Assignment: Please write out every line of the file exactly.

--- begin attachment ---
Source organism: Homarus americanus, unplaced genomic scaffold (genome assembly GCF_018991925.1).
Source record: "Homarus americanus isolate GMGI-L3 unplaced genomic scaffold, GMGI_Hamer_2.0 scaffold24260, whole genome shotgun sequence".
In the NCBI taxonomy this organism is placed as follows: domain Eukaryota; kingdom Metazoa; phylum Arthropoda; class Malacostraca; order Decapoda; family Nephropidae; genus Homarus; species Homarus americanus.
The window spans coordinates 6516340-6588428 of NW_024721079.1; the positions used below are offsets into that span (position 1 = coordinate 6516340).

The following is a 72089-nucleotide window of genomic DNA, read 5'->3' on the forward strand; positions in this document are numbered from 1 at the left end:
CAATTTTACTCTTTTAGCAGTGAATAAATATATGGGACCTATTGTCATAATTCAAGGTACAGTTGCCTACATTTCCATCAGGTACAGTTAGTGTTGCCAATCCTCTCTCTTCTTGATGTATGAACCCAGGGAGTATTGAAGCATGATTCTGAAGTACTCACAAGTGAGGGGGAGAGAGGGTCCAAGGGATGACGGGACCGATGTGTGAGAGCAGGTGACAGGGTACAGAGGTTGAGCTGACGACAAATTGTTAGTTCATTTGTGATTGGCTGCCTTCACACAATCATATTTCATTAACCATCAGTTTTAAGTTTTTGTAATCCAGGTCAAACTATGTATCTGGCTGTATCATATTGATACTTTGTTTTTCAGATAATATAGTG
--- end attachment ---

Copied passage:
Source organism: Homarus americanus, unplaced genomic scaffold (genome assembly GCF_018991925.1).
Source record: "Homarus americanus isolate GMGI-L3 unplaced genomic scaffold, GMGI_Hamer_2.0 scaffold24260, whole genome shotgun sequence".
In the NCBI taxonomy this organism is placed as follows: domain Eukaryota; kingdom Metazoa; phylum Arthropoda; class Malacostraca; order Decapoda; family Nephropidae; genus Homarus; species Homarus americanus.
The window spans coordinates 6516340-6588428 of NW_024721079.1; the positions used below are offsets into that span (position 1 = coordinate 6516340).

The following is a 72089-nucleotide window of genomic DNA, read 5'->3' on the forward strand; positions in this document are numbered from 1 at the left end:
CAATTTTACTCTTTTAGCAGTGAATAAATATATGGGACCTATTGTCATAATTCAAGGTACAGTTGCCTACATTTCCATCAGGTACAGTTAGTGTTGCCAATCCTCTCTCTTCTTGATGTATGAACCCAGGGAGTATTGAAGCATGATTCTGAAGTACTCACAAGTGAGGGGGAGAGAGGGTCCAAGGGATGACGGGACCGATGTGTGAGAGCAGGTGACAGGGTACAGAGGTTGAGCTGACGACAAATTGTTAGTTCATTTGTGATTGGCTGCCTTCACACAATCATATTTCATTAACCATCAGTTTTAAGTTTTTGTAATCCAGGTCAAACTATGTATCTGGCTGTATCATATTGATACTTTGTTTTTCAGATAATATAGTG